Jerusalem, Jez Butterworth’s masterpiece, takes on new meaning in 2022


The drop curtain feels like a provocation. A St George’s Cross stands at least 30 feet tall almost the size of the giants that, we will learn, once walked this green and pleasant land. In front of it, a girl dressed as a fairy trills “Jerusalem”, and the curtain rises once more on Jez Butterworth’s three-hour epic about Englishness, no less, that most unfashionable thing. When it first appeared 13 years ago, it earned such epithets as “instant modern classic”, “turning point in contemporary theatre”, and “greatest play of the century”. Makes you proud to be English, don’t it?  

I’m not about to stick my head above the parapet: Jerusalem is a masterpiece – stirring, seductive, slick as the shoe-polish hair on its star Mark Rylance’s head. It returns to the West End with the same leads (Rylance and Mackenzie Crook), the same director (Ian Rickson), and the same design and creative team. So perhaps inevitably, Jerusalem does not feel as radical as it did in 2009, but its relevance is enduring: the myth goes that this state-of-the-nation play about a neglected rural community anticipated what was stirring – first the Tories, then the Brexit-age eruption. 

Sure, if you like. But what does that make it today? An artefact? A howl from the past? Or an easy way to get bums on seats? No, this ambiguous show regenerates, takes on new meaning. It’s a play about the nation, but the audience can decide its state. Where once its anti-hero spoke for England’s left-behind, today he seems to embody the whole country. Isolated, and convinced of his exceptionalism, this ageing man boasts of his ancient blood and gets misty-eyed about English mythology.  

Butterworth has remarked how, when finishing the script in 2009, he felt he was somewhere between “grace and madness” – a line that captures spirit of the play itself. It is set on St George’s day, in the woodland of Shakespearean tradition – a dappled copse above the sacred ley lines of Wiltshire that contains all the light and dark of a vainglorious nation.  

There lives Johnny “Rooster” Byron (Rylance) – dealer, daredevil, layabout liar, father figure, Romany and owner of many silly hats – who begins, full-pantomime, by doing a headstand over a water trough and downing a cocktail of raw egg (fresh, there are live hens on stage) at speed. A Falstaffian fabulist, he dishes out tall tales – did you hear about the time he met a giant on the A14? – and drugs to all who gather, intoxicating the teenage waifs and strays who loiter around his trailer. This mobile home shimmers, steely as medieval armour, like a beacon of resistance, but not, perhaps, for long: as the annual village fair rumbles in the distance, Byron awaits the coming storm, in the form of the pen-pushers at Kennet and Avon council, poised to evict him to make way for a new housing estate. Not In Mr Byron’s Yard; at least, not without a reckoning.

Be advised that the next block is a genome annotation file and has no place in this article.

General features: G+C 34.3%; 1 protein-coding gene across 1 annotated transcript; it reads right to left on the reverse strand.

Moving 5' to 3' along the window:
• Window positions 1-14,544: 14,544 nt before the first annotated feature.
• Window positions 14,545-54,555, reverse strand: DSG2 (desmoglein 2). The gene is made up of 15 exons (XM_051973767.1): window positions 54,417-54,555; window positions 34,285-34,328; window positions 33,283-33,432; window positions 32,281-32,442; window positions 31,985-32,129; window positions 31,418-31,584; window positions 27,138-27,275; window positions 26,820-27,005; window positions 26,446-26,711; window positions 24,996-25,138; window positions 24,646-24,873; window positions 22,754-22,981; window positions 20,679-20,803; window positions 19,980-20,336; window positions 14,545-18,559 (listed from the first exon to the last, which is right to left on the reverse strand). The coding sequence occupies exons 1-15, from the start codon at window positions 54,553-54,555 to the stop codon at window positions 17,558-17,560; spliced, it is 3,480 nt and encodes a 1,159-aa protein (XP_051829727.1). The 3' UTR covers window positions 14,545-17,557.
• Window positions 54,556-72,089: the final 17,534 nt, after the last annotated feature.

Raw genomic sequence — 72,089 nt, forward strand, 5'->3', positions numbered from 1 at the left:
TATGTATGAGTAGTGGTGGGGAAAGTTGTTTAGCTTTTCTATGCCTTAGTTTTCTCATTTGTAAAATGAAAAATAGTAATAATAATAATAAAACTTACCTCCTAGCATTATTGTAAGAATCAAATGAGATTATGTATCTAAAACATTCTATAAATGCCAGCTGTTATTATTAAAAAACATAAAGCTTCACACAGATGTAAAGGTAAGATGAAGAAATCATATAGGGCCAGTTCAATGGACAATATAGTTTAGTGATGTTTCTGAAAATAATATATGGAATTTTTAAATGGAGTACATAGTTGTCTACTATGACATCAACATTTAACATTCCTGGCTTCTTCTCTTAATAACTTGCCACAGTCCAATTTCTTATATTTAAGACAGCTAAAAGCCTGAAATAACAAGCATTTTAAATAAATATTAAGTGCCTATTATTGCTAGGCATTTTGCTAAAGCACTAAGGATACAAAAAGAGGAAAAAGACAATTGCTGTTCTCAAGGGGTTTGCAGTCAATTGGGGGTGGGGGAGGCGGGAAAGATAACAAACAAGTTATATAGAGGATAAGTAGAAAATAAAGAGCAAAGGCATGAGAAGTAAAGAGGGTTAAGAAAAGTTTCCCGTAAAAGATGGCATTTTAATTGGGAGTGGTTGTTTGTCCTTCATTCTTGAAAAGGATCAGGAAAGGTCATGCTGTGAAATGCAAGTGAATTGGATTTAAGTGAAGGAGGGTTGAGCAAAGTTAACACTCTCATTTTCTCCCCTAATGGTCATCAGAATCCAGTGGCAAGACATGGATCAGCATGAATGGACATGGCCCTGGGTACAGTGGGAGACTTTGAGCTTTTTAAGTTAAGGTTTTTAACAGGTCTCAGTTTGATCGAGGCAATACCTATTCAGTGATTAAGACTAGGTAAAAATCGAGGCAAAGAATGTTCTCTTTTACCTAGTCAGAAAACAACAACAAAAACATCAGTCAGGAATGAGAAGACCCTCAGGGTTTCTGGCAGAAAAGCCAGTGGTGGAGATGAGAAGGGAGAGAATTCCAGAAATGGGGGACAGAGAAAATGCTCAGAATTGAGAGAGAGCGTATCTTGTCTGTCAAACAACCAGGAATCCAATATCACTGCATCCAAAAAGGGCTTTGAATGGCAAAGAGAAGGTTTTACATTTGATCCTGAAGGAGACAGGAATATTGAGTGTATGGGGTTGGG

The stage, lit up in green and gold and sandwiched by trees, is littered with empty cans and a large, spritely cast of characters, including an overweight slaughterman (Ed Kear), a Morris-dancing publican (Gerard Horan) and a “whizz head” called Lee (an energising, endearing performance by Jack Riddiford). Rolling cigs and shifting in his Slazengers, Crook is a safe pair of hands as unemployed plasterer – sorry, aspiring DJ – Ginger, though I wonder if he isn’t too old for the role now; no longer in his thirties, he’s too much a rival father figure to Bryon, not enough the hapless Peter Pan.  

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Pop culture references have been updated, but it’s a shame the female characters have not; they’re still too underwritten and giggly, save a stand-out appearance from Indra Ové as Dawn, the mother of the child Byron long ago abandoned. Withering, with just the right amount of worn-down, she makes it almost conceivable her character could still be seduced by that grim, selfish, spiritual man, lolling maggot-like on the sofa. 

Rylance is transformed: a bulked-up boxer up top, he’s all rooster on the bottom; bum out, spine curved like a sickle, dragging his lame leg behind him. It’s back-breaking work, but never once detracts from all the boisterousness and bombast: shuffling around, Rylance scales the unruly registers of the dialogue-heavy script – try soliloquising about shagging the Spice Girls! – with a kind of easy majesty. In a deep Wiltshire burr, he draws out the gentleness of Rooster’s rogue, inspiring that potent mix of pity and revulsion. His is a soft authority, which only adds to the eeriness of the discovery that the village May Queen – a girl of 15 – has gone missing, and that the wretch in the woods might have something to do with it.  

Rylance, under Rickson’s clean direction, is the conductor of this well-paced piece, which blends carnival and calm as it throbs towards the closing scene. Surrounded by an army of police and attacked by local thugs, Byron stands drenched in sweat, blood and emerald light. Banging a drum, he starts incanting, summoning the spirit of his forebears to his defence. He pounds and pounds insistently, dust rising from its surface like a smoke flare out at sea. It is an unforgettable moment, a vision of trance-like ecstasy. That beaten, bloodied man, lonely as an island, caught between a state of grace and madness.  

Jerusalem runs at London’s Apollo Theatre until 7 August 2022.




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